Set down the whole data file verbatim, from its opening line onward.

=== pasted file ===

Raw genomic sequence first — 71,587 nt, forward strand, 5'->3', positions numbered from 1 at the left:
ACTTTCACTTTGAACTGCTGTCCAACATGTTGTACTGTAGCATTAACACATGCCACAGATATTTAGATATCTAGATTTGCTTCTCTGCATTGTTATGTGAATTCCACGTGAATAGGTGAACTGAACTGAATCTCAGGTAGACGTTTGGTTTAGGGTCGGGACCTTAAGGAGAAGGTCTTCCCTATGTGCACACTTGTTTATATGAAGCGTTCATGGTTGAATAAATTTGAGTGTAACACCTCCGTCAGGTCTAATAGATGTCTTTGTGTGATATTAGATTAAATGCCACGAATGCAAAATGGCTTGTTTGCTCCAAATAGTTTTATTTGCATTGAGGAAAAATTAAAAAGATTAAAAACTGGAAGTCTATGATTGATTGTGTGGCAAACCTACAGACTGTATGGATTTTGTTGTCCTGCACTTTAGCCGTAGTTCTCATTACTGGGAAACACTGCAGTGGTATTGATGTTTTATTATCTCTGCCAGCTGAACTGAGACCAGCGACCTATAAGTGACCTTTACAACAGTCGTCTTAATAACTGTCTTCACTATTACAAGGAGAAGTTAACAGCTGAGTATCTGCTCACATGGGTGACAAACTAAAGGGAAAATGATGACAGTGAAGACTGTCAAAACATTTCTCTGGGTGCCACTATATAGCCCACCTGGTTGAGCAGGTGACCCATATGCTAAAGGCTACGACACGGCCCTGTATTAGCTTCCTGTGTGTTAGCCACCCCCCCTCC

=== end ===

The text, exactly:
Raw genomic sequence first — 71,587 nt, forward strand, 5'->3', positions numbered from 1 at the left:
ACTTTCACTTTGAACTGCTGTCCAACATGTTGTACTGTAGCATTAACACATGCCACAGATATTTAGATATCTAGATTTGCTTCTCTGCATTGTTATGTGAATTCCACGTGAATAGGTGAACTGAACTGAATCTCAGGTAGACGTTTGGTTTAGGGTCGGGACCTTAAGGAGAAGGTCTTCCCTATGTGCACACTTGTTTATATGAAGCGTTCATGGTTGAATAAATTTGAGTGTAACACCTCCGTCAGGTCTAATAGATGTCTTTGTGTGATATTAGATTAAATGCCACGAATGCAAAATGGCTTGTTTGCTCCAAATAGTTTTATTTGCATTGAGGAAAAATTAAAAAGATTAAAAACTGGAAGTCTATGATTGATTGTGTGGCAAACCTACAGACTGTATGGATTTTGTTGTCCTGCACTTTAGCCGTAGTTCTCATTACTGGGAAACACTGCAGTGGTATTGATGTTTTATTATCTCTGCCAGCTGAACTGAGACCAGCGACCTATAAGTGACCTTTACAACAGTCGTCTTAATAACTGTCTTCACTATTACAAGGAGAAGTTAACAGCTGAGTATCTGCTCACATGGGTGACAAACTAAAGGGAAAATGATGACAGTGAAGACTGTCAAAACATTTCTCTGGGTGCCACTATATAGCCCACCTGGTTGAGCAGGTGACCCATATGCTAAAGGCTACGACACGGCCCTGTATTAGCTTCCTGTGTGTTAGCCACCCCCCCTCC